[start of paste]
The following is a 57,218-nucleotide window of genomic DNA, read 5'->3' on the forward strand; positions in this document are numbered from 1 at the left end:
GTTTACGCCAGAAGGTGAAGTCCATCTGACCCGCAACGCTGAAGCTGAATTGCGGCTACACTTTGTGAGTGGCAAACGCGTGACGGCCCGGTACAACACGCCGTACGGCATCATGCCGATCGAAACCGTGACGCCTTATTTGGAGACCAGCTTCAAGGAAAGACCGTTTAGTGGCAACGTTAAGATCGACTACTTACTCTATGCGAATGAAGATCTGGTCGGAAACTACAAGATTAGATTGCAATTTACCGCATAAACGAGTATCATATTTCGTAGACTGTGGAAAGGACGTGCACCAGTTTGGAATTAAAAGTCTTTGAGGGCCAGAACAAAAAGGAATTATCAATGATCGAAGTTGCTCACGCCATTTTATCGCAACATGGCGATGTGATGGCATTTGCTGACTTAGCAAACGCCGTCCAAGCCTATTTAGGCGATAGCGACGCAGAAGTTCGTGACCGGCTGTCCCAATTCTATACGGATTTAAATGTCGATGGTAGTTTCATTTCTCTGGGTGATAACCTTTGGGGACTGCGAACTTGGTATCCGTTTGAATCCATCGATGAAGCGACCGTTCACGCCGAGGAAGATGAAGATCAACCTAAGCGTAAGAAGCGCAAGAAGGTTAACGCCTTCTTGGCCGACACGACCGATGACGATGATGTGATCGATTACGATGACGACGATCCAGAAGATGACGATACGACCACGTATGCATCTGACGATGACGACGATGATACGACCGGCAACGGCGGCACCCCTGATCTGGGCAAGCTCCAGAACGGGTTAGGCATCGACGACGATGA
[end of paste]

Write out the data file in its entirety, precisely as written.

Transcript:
The following is a 57,218-nucleotide window of genomic DNA, read 5'->3' on the forward strand; positions in this document are numbered from 1 at the left end:
GTTTACGCCAGAAGGTGAAGTCCATCTGACCCGCAACGCTGAAGCTGAATTGCGGCTACACTTTGTGAGTGGCAAACGCGTGACGGCCCGGTACAACACGCCGTACGGCATCATGCCGATCGAAACCGTGACGCCTTATTTGGAGACCAGCTTCAAGGAAAGACCGTTTAGTGGCAACGTTAAGATCGACTACTTACTCTATGCGAATGAAGATCTGGTCGGAAACTACAAGATTAGATTGCAATTTACCGCATAAACGAGTATCATATTTCGTAGACTGTGGAAAGGACGTGCACCAGTTTGGAATTAAAAGTCTTTGAGGGCCAGAACAAAAAGGAATTATCAATGATCGAAGTTGCTCACGCCATTTTATCGCAACATGGCGATGTGATGGCATTTGCTGACTTAGCAAACGCCGTCCAAGCCTATTTAGGCGATAGCGACGCAGAAGTTCGTGACCGGCTGTCCCAATTCTATACGGATTTAAATGTCGATGGTAGTTTCATTTCTCTGGGTGATAACCTTTGGGGACTGCGAACTTGGTATCCGTTTGAATCCATCGATGAAGCGACCGTTCACGCCGAGGAAGATGAAGATCAACCTAAGCGTAAGAAGCGCAAGAAGGTTAACGCCTTCTTGGCCGACACGACCGATGACGATGATGTGATCGATTACGATGACGACGATCCAGAAGATGACGATACGACCACGTATGCATCTGACGATGACGACGATGATACGACCGGCAACGGCGGCACCCCTGATCTGGGCAAGCTCCAGAACGGGTTAGGCATCGACGACGATGA